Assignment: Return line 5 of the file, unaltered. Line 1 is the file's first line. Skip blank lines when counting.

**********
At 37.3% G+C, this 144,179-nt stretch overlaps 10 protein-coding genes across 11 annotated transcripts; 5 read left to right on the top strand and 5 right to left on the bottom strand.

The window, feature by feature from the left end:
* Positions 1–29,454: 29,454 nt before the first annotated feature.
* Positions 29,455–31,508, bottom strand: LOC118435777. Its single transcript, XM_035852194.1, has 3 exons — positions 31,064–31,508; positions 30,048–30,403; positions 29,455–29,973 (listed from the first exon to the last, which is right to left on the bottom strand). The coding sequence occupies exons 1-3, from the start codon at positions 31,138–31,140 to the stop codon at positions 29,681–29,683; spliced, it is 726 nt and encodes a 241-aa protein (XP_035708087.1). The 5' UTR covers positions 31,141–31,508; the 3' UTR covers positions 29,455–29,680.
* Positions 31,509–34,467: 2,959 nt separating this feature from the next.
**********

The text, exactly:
* Positions 31,509–34,467: 2,959 nt separating this feature from the next.